4. Valley: 

While crossing a valley despite stream, the contour lines create a V despite U-shaped sharp points. On a map, the rivers are indicated by blue lines; the line runs through the center of the V-shape. The shape always marks at the peak. You can follow the direction of the river follows on the map; thereupon, water always falls downhill. Though V-shape indicates the other direction of water follows. It’s explicitly named is “Rule of V’s.”

5. Ridgeline: 

It is like a peak that elongated. It doesn’t come on an excellent point. The ridgeline looks like a vast oval instead of a closed inner circle. 

6. Saddle: 

It’s a low-lying area. It remains among the two higher points of the elevation. In hill tracks, you can find the shortest route, easily identifying the saddle quickly. The saddle appears like an hourglass shape in concentric circles.

7. Ledge: 

The ledge is a flat area on the side of the mountain. It seems like a protruding U-shape, which points far from the peak.

Topographic Map Tools

Paper maps are an excellent topographic tool. Excluding these, you will comparatively get any topographic maps. You will find it from smartphone apps together with computers. Using those, you can get quicker and most accurate results. Even, you won’t have to connect wifi or cell signals to use them. Let’s read:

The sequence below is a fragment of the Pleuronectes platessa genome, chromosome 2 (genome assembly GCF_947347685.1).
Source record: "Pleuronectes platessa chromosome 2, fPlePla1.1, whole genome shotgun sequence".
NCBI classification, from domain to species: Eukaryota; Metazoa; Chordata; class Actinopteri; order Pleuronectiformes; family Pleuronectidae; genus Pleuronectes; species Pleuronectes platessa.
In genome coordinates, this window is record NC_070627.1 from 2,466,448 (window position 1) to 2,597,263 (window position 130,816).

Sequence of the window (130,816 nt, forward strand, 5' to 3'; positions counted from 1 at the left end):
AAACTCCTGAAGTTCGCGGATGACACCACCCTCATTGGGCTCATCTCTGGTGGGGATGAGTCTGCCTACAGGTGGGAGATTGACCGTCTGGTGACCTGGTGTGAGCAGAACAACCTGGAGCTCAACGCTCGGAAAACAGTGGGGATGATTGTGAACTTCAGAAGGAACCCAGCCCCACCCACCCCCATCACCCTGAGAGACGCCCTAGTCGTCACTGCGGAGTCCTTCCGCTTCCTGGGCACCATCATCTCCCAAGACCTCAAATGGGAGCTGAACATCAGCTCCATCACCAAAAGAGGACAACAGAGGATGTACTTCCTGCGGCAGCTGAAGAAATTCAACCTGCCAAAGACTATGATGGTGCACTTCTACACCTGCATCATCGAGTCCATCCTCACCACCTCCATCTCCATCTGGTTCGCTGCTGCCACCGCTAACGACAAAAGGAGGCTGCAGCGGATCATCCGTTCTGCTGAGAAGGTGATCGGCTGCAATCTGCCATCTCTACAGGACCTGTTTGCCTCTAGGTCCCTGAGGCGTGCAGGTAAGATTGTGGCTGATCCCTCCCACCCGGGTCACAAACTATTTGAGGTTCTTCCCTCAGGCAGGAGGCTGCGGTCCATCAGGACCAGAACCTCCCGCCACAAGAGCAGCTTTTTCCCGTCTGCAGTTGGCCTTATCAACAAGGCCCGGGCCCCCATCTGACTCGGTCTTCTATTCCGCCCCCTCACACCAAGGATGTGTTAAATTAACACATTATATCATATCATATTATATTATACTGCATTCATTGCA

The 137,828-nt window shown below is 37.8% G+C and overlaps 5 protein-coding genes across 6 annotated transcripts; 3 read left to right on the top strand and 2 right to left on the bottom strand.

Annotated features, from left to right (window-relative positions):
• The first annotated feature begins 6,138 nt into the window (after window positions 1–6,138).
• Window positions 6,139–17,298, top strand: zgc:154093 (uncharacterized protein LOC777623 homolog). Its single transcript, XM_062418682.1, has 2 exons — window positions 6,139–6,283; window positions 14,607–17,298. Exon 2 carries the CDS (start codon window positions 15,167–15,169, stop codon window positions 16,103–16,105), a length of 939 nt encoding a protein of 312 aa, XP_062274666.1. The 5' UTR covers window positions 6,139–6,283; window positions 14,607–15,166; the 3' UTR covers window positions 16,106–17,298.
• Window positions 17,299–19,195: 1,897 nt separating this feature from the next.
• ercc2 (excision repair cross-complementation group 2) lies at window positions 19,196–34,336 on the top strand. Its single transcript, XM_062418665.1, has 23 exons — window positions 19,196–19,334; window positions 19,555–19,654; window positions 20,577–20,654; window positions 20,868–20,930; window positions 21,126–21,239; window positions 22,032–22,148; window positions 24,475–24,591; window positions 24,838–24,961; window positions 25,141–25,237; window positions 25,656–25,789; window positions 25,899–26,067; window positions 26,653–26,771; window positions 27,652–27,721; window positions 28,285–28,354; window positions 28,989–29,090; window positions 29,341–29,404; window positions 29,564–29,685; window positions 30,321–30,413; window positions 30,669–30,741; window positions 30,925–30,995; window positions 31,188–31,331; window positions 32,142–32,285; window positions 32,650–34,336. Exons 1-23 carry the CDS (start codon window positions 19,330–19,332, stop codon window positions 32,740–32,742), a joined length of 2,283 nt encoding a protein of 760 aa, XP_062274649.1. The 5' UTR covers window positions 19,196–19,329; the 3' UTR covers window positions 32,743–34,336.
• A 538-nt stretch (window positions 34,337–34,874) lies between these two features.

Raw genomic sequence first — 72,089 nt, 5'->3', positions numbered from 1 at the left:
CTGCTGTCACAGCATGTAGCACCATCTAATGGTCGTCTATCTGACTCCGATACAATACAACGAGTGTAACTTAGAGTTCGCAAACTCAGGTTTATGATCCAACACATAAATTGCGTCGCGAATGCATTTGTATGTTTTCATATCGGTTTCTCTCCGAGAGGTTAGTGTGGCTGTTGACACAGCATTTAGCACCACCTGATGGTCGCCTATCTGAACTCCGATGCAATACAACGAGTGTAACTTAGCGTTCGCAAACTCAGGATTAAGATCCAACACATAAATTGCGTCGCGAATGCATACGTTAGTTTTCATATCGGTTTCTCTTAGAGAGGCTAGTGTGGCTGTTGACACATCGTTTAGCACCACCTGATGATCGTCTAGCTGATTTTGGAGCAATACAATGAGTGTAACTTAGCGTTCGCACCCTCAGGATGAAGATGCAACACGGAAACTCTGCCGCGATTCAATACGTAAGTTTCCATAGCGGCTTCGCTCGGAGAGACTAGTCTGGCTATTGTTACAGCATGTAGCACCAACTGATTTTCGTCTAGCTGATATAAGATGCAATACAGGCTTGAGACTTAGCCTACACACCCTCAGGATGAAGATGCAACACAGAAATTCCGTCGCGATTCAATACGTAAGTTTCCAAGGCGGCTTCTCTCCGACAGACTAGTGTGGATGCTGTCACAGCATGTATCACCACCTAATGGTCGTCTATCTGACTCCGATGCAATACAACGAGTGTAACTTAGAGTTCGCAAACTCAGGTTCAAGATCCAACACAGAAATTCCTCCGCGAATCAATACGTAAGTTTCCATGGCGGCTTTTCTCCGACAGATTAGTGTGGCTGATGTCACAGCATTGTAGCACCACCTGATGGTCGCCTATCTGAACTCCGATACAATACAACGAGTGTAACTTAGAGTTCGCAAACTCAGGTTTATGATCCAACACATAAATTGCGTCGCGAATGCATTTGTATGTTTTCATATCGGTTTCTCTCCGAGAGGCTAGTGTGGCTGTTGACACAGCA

1. Google Map: 

We use Google Maps mostly for finding something on a map. You can quickly turn it to get a topographic view selecting the “Terrain” mode from options.

2. Gaia gps: 

Google Maps is famous for Android users. iPhone users can quickly get a topographic map from Gaia GPS. You need to download this elegantly designed map program to use. For downloading maps, it needs data or wifi connection. Just download your desired location’s topo map prior to going offline. Gaia app is free to use. You have to buy a membership for offline use. Even Android users can buy this app.

3. Backcountry Navigator: 

This app is free and provides the same service. Its setup is also similar. For using offline, you need to buy this.

4. Caltopo: 

This is a free tool. In this map tool, you can easily print out your desired area. You can even transfer that to your GPS device. The tool contains vast customization options. You can free-draw routes in the tool with ease. In this tool, you can switch different topo features. The tool also allows users to share custom maps with others.


A topographic map contains all the terrain features. These are very much important for hikers. From those, you can quickly come to know about your desired hiking area. A contour line is an essential part of a topographic map. It indicates all the items like terrain, rivers, hills, elevations, and others. Though, you need to know about the contour lines of a topographic map. In this article, we described contour lines briefly. We hope that this will help you enough. Furthermore, you could read contour lines on a topographic map easily.